A randomized complete block design experiment was designed to characterize the relationship between production of total flavonoids and phenolics, anthocyanin, photosynthesis, maximum efficiency of photosystem II (Fv/Fm), electron transfer rate (Fm/Fo), phenyl alanine lyase activity (PAL) and antioxidant (DPPH) in Labisia pumila var. alata, under four levels of irradiance (225, 500, 625 and 900 μmol/m2/s) for 16 weeks. As irradiance levels increased from 225 to 900 μmol/m2/s, the production of plant secondary metabolites (total flavonoids, phenolics and antocyanin) was found to decrease steadily. Production of total flavonoids and phenolics reached their peaks under 225 followed by 500, 625 and 900 μmol/m2/s irradiances. Significant positive correlation of production of total phenolics, flavonoids and antocyanin content with Fv/Fm, Fm/Fo and photosynthesis indicated up-regulation of carbon-based secondary metabolites (CBSM) under reduced photoinhibition on the under low light levels condition. At the lowest irradiance levels, Labisia pumila extracts also exhibited a significantly higher antioxidant activity (DPPH) than under high irradiance. The improved antioxidative activity under low light levels might be due to high availability of total flavonoids, phenolics and anthocyanin content in the plant extract. It was also found that an increase in the production of CBSM was due to high PAL activity under low light, probably signifying more availability of phenylalanine (Phe) under this condition. PMID:22754297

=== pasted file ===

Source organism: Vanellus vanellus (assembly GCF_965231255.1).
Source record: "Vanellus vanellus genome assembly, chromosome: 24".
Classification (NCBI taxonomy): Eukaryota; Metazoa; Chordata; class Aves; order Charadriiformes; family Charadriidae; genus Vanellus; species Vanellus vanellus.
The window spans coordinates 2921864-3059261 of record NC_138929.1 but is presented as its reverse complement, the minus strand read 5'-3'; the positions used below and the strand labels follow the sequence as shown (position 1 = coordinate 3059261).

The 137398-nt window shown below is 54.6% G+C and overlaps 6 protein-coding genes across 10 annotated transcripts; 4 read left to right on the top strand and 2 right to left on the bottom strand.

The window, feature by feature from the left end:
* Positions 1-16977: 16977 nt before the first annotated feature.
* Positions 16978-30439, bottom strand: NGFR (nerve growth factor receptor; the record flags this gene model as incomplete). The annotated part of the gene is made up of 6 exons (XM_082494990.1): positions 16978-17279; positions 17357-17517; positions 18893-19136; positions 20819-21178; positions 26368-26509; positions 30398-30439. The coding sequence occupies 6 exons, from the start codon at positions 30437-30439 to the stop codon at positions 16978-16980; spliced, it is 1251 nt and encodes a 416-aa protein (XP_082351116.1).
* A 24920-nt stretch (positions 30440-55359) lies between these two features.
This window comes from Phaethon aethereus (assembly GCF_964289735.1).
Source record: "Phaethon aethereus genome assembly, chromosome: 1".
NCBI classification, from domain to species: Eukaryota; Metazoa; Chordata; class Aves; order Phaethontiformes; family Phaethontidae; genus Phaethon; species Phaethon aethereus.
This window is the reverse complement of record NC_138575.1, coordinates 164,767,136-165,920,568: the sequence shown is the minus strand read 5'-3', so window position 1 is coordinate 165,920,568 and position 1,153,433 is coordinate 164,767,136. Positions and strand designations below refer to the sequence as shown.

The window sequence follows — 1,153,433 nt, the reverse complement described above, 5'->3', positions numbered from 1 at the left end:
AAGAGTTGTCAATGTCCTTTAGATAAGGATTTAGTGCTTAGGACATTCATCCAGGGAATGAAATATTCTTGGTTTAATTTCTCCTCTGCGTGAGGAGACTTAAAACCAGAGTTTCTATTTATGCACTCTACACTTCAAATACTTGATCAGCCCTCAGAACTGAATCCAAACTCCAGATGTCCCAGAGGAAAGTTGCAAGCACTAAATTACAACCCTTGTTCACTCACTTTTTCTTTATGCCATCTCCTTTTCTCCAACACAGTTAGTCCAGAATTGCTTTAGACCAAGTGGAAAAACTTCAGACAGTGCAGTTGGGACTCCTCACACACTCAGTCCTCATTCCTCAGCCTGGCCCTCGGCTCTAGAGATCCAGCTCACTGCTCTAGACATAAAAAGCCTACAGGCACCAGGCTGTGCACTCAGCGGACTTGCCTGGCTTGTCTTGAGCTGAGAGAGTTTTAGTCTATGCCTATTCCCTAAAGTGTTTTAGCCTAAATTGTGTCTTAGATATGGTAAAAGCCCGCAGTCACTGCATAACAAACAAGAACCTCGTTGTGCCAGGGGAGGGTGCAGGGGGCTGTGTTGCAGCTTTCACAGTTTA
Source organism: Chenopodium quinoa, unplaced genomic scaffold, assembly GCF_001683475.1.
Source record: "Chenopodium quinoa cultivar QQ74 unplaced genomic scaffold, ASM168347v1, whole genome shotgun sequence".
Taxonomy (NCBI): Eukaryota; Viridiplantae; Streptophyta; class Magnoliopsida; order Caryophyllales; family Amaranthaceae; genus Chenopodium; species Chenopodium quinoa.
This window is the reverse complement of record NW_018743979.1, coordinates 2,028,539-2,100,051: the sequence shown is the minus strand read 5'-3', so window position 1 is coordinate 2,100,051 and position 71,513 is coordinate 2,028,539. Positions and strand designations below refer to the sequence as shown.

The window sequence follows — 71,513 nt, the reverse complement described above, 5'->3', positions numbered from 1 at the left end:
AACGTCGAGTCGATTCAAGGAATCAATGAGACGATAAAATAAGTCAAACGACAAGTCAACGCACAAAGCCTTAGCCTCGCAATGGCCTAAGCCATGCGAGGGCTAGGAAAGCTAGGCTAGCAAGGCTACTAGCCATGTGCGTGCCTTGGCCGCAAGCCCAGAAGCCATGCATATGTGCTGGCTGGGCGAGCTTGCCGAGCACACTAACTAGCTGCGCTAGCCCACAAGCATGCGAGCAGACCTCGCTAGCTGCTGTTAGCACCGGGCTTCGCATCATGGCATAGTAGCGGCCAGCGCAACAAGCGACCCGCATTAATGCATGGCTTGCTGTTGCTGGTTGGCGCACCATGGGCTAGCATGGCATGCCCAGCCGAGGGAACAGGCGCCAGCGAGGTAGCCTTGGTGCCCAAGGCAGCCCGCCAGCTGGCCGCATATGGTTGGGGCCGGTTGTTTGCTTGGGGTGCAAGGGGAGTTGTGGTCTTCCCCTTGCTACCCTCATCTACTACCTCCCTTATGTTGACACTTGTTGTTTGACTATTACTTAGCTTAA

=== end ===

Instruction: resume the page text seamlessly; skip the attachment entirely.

19. Larvicidal & ovicidal efficacy of Pithecellobium dulce (Roxb.) Benth. (Fabaceae) against Anopheles stephensi Liston & Aedes aegypti Linn. (Diptera: Culicidae).

    PubMed

    Govindarajan, M; Rajeswary, M; Sivakumar, R

    2013-01-01

    In view of the recently increased interest in developing plant origin insecticides as an alternative to chemical insecticide, this study was undertaken to assess the larvicidal and ovicidal potential of the crude hexane, benzene, chloroform, ethyl acetate and methanol solvent extracts from the medicinal plant Pithecellobium dulce against the mosquito vectors, Anopheles stephensi and Aedes aegypti (Diptera: Culicidae). Larvicidal activity of P. dulce plant extracts was studied in the range of 60 to 450 mg/l against early third instar larvae of An. stephensi and Ae. aegypti in the laboratory. The larval mortality was observed after 24 h of exposure. The ovicidal activity was determined against An. stephensi and Ae. aegypti to various concentrations ranging from 100 to 750 mg/l under the laboratory conditions. Mean per cent hatchability of the eggs were observed after 48 h post treatment. All leaf and seed extracts showed moderate larvicidal and ovicidal effects; however, the highest larval mortality was found in methanol extract of leaf of P. dulce against the larvae of An. stephensi and Ae. aegypti with the LC₅₀ and LC₉₀ values 145.43, 155.78 mg/l and 251.23, 279.73 mg/l, respectively. The per cent hatchability was inversely proportional to the concentration of extract and directly proportional to the eggs. Zero hatchability was observed at 400 mg/l for leaf methanol extract and 625 mg/l for seed methanol extract of P. dulce against An. stephensi and Ae. aegypti, respectively. Compared to leaf extracts, seed extracts have low potency against the two mosquitoes. The present results suggest that the leaf and seed extracts of P. dulce have the potential to be used as an ideal eco-friendly approach for the control of mosquitoes.